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If there were as much justice
and wisdom in the New York theater as there is folly and waste, then some
thoughtful representative from one of the city's great institutional theaters
would take the time to go see what is surely the most captivating and
instructive homegrown Shakespeare this town has seen since the death of
Moonwork's production of Twelfth
Night deserves to on Broadway and looks like it already is.
a reminder of how passionate and committed Moonwork is and
how abundant is this company's imagination.
a visually and aurally
rich production, splendidly directed
the audience see this familiar
Moonwork's Romeo & Juliet
is exactly what discerning theater audiences need and deserve: a thrilling
reminder of the heights Shakespeare can reach
Moonwork is to be commended
for filling these spaces with such intelligent performances and such dazzling
direction. This Romeo & Juliet will linger in my mind for a long time.
(Moonwork's Romeo & Juliet)
generously synthesizes innovation and accessibility, wedding a populist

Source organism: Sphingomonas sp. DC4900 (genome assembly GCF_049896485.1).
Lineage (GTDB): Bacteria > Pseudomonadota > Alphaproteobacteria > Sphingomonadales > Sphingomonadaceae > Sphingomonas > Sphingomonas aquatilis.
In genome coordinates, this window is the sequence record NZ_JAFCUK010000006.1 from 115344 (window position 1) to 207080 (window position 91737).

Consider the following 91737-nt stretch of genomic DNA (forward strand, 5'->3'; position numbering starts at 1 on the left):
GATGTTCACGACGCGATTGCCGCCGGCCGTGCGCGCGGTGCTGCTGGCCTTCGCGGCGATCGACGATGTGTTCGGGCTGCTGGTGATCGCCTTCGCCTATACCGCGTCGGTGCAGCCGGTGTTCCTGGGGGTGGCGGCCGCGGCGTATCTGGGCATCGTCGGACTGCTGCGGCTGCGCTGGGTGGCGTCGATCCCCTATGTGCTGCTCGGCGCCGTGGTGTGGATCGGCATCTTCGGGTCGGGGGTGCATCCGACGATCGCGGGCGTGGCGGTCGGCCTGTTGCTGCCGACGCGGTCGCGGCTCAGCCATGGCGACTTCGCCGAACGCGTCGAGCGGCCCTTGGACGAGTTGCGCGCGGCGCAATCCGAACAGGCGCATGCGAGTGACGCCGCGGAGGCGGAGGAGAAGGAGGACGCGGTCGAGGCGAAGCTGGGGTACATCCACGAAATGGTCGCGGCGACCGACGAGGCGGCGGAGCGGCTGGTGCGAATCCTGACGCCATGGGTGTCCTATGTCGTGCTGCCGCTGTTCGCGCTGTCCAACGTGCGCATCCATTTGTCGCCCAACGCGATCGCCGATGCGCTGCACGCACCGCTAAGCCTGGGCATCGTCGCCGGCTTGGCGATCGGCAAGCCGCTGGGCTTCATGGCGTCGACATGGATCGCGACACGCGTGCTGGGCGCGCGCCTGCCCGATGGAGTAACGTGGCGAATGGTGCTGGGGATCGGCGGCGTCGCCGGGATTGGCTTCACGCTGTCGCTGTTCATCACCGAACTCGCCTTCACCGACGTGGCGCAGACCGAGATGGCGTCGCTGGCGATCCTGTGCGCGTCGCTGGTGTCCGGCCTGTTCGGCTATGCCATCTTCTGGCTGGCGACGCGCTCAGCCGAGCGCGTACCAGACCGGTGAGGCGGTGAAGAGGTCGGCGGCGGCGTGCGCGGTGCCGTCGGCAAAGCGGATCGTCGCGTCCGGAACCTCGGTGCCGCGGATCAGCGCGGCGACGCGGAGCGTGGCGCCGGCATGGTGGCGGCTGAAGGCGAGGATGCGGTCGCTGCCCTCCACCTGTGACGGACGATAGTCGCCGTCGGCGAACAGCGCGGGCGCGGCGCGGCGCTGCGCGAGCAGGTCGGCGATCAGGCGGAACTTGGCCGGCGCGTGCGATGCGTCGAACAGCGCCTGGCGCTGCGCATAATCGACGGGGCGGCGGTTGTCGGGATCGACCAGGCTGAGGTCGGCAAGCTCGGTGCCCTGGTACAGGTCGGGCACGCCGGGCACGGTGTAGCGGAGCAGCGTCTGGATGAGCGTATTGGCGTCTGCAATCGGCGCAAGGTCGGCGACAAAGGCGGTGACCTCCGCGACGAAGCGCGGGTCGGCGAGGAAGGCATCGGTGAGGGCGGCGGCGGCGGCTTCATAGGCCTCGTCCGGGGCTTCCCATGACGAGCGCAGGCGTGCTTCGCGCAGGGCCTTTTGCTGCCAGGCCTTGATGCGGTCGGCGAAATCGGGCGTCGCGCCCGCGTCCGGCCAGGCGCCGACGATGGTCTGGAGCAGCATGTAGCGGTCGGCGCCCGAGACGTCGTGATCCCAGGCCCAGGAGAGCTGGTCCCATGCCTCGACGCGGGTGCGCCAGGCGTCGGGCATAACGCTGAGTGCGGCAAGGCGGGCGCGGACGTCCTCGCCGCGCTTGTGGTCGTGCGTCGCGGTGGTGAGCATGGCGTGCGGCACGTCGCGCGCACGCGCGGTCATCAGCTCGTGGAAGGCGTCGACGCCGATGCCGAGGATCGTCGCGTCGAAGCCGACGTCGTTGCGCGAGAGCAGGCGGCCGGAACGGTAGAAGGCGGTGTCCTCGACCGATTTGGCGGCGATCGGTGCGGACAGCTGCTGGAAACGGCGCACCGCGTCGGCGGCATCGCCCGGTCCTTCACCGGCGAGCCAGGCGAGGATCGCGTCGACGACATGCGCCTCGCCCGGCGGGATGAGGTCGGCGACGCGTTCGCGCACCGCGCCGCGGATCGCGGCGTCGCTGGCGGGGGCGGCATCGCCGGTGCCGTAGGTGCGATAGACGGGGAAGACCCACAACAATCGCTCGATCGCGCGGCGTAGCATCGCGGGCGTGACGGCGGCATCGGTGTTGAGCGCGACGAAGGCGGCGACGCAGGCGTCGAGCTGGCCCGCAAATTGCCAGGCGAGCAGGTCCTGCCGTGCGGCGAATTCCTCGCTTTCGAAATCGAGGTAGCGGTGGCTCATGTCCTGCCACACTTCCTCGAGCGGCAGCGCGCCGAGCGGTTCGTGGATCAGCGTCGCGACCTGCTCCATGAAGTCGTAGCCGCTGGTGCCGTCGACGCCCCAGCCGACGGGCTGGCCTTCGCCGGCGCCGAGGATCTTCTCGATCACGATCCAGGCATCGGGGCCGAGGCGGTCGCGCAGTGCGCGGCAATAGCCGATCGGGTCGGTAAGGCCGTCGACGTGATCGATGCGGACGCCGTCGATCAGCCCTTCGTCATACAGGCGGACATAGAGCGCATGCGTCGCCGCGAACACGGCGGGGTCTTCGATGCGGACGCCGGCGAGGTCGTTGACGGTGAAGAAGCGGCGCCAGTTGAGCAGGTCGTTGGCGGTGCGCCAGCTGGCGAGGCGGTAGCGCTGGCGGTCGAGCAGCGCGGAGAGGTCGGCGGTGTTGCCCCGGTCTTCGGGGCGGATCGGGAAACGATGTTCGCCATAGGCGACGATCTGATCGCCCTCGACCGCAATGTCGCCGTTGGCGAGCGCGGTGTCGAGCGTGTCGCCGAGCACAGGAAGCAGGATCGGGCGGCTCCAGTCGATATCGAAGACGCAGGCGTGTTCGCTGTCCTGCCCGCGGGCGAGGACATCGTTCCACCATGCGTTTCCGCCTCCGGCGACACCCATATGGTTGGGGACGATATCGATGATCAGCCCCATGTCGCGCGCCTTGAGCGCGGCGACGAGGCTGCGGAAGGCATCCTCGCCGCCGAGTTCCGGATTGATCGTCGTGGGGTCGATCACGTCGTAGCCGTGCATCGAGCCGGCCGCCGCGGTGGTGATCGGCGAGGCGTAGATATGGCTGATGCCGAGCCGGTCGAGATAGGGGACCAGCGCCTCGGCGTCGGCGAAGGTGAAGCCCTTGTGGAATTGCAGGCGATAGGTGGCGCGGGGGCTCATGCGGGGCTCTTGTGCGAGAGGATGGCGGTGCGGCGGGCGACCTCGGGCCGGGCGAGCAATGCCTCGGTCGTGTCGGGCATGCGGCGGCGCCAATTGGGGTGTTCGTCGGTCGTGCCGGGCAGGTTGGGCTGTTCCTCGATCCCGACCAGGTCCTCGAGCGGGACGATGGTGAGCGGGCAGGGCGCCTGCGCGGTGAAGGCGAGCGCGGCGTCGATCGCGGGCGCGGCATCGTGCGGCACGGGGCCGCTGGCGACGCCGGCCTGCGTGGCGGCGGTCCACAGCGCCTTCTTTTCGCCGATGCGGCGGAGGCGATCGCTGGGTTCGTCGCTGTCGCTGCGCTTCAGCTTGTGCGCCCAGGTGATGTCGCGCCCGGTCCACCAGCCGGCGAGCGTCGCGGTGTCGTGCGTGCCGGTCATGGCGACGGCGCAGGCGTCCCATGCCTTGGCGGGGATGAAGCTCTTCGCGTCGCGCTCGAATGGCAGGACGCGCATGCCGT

spirit to nuanced theatrics. The fusion is no accident.
Ambitious, intelligent and ingenious
Those unsung heroes of the theater
open their mouths and sing in Moonwork's farcical reimagining of Midsummer.
Director (Gregory Wolfe) has ideas by the trunkful...
The makers of Broadway musicals
could learn a thing or three from Moonwork's extravagantly zany off-off
One of the finest and bar-none
funniest bard productions I have ever seen.
lavish in the resonance
it coaxes out of every gesture and phrase. Most efforts to translate Shakespeare
to modern time or novel political contexts treat him lika dead poet; this
company treats him like an intelligent colleague, and among them he is
very much alive.
Everything in this production
walking by the Public Theater after this performance reminded
me that, in the right hands, low-budget Shakespeare can be as powerful
as its big-budget cousin.